11. Loredo, J. S., Soler, X., Bardwell, W., Ancoli-lsrael, S., Dimsdale, J. E., & Palinkas, L. A. (2010). Sleep health in U.S. Hispanic population. Sleep: Journal of Sleep and Sleep Disorders Research, 33(7), 962–967.CrossRefGoogle Scholar
  12. Manber, R., Edinger, J., Gress, J., San Pedro-Salcedo, M., Kuo, T., & Kalista, T. (2008). Cognitive behavioral therapy for insomnia enhances depression outcomes in patients with comorbid major depressive disorder and insomnia. Sleep, 31(4), 489–495.CrossRefPubMedPubMedCentralGoogle Scholar
  13. Manber, R., Steidtmann, D., Chambers, A. S., Ganger, W., Horwitz, S., & Connelly, C. D. (2013). Factors associated with clinically significant insomnia among pregnant low-income Latinas. Journal of Women's Health, 22(8), 694–701. doi: 10.1089/jwh.2012.4039 CrossRefPubMedPubMedCentralGoogle Scholar
  14. Morin, C.M. (1993). Insomnia: Psychological assessment and management. New York: Guilford Press.Google Scholar
  15. Morin, C. M., Colecchi, C., Stone, J., Sood, R., & Brink, D. (1999). Behavioral and pharmacological therapies for late-life insomnia: A randomized controlled trial. JAMA, 281, 991–999.CrossRefPubMedGoogle Scholar
  16. Morin, C.M., Vallieres, A., & Ivers, H. (2007). Dysfunctional beliefs and attitudes about sleep (DBAS): validation of a brief version (DBAS-16). Sleep, 30(11), 1547–1554.Google Scholar
  17. Ohayon, M. M. (2002). Epidemiology of insomnia: What we know and what we still need to learn. Sleep Medicine Reviews, 6, 97–111.CrossRefPubMedGoogle Scholar
  18. Ohayon, M. M., Zulley, J., Guilleminault, C., Smirne, S., & Priest, R. G. (2001). How age and daytime activities are related to insomnia in the general population: Consequences for older people. Journal of the American Geriatrics Society, 49, 360–366.Google Scholar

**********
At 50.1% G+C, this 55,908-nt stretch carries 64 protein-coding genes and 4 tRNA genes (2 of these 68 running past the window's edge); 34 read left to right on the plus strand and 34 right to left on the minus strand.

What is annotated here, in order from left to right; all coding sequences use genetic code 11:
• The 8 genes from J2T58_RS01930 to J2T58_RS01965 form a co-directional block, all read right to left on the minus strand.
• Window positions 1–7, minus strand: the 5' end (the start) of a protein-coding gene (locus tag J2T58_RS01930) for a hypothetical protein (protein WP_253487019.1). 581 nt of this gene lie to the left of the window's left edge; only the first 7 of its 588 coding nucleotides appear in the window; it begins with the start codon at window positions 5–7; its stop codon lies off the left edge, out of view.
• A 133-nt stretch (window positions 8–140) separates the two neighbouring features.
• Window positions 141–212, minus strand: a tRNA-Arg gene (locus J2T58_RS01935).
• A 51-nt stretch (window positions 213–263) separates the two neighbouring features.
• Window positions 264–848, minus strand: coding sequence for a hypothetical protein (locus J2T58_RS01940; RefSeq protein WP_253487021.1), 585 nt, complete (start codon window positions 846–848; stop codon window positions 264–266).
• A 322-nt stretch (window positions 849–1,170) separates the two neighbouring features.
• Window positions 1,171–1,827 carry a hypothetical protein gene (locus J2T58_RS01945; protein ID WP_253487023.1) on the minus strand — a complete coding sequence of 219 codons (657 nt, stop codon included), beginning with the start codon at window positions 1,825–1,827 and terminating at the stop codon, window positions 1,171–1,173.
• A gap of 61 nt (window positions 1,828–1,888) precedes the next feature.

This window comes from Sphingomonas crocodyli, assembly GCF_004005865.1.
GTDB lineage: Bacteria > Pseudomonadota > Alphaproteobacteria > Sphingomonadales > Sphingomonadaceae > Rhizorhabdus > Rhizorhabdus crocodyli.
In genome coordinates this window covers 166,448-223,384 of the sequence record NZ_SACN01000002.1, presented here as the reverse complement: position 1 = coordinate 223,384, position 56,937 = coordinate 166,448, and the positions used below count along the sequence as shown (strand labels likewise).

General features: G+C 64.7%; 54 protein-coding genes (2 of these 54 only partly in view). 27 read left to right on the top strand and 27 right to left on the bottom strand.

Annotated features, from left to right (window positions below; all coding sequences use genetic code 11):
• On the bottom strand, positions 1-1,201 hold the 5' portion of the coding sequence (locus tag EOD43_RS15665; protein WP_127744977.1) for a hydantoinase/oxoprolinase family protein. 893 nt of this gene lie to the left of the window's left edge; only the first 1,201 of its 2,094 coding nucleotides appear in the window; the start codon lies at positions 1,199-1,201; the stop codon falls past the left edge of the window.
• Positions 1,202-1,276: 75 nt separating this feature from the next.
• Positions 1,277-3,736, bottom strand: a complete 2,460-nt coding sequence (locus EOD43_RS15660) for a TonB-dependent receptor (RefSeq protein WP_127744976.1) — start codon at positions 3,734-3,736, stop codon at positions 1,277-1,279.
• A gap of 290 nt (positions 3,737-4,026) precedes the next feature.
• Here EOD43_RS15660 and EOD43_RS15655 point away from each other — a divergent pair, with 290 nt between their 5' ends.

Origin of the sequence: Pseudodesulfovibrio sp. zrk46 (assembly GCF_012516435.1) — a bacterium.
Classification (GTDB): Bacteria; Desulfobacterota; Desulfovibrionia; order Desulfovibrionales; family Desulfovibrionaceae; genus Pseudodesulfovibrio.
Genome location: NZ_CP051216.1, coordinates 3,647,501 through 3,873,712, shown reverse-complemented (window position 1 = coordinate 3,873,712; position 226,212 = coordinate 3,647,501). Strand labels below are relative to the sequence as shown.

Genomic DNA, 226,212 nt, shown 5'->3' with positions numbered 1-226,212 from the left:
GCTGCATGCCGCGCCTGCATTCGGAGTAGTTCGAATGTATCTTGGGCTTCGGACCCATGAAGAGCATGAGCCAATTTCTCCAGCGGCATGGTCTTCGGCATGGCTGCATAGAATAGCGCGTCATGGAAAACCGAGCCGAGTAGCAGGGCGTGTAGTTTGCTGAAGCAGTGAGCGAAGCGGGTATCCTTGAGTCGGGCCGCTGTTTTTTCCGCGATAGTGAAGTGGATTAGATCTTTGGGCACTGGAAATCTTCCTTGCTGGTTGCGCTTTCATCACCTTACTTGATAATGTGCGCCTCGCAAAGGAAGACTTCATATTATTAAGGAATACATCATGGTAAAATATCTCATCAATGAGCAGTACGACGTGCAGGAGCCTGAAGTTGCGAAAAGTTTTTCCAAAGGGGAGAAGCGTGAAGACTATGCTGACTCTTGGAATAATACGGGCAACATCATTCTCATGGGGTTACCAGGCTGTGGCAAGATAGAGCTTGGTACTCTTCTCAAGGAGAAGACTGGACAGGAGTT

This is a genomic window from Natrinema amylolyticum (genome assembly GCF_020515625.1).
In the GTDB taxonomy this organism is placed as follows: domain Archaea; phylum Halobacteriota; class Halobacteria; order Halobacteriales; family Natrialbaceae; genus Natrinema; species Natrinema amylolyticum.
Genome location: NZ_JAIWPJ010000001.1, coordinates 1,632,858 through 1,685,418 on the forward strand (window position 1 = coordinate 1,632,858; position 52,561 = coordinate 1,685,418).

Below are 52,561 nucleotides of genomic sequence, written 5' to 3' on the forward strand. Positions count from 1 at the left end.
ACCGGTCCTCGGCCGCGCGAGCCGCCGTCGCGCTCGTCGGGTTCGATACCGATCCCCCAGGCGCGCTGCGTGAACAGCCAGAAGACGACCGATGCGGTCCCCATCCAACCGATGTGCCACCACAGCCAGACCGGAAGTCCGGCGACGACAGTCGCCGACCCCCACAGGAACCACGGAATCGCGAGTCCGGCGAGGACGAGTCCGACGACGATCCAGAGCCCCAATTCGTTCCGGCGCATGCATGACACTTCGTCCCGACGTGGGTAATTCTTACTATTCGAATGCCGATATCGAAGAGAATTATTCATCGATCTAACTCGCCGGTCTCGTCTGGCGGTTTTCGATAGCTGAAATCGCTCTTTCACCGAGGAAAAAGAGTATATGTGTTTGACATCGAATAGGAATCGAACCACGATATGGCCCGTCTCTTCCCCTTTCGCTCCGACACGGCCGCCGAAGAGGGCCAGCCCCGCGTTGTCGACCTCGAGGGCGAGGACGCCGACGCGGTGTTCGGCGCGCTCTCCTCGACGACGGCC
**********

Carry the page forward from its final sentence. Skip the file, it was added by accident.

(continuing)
19. Qaseem, A., Kansagara, D., Forciea, M., & Cooke, D. (2016). Management of chronic insomnia disorder in adults: A clinical practice guideline from the American College of Physicians. Annals of Internal Medicine, 165(2), 125–133.Google Scholar
  20. Seicean, S., Neuhauser, D., Strohl, K., & Redline, S. (2011). An exploration of differences in sleep characteristics between Mexico-Born US immigrants and other Americans to address the Hispanic paradox. Sleep: Journal of Sleep and Sleep Disorders Research, 34(8), 1021–1031.CrossRefGoogle Scholar
  21. Spielman, A. J., Caruso, L. S., & Glovinsky, P. B. (1987). A behavioral perspective on insomnia treatment. The Psychiatric Clinics of North America, 10, 541–553.PubMedGoogle Scholar
  22. Taylor, D. J., Mallory, L. J., Lichstein, K. L., Durrence, H. H., Riedel, B. W., & Bush, A. J. (2007). Comorbidity of chronic insomnia with medical problems. Sleep, 30, 213–218.CrossRefPubMedGoogle Scholar

Copyright information

© Springer International Publishing AG 2017

Authors and Affiliations

  1. 1.Integrated Sleep & Wellness, Psychiatry and Behavioral SciencesUniversity of Nevada School of MedicineRenoUSA
  2. 2.Department of PsychologyUniversity of NevadaRenoUSA

Personalised recommendations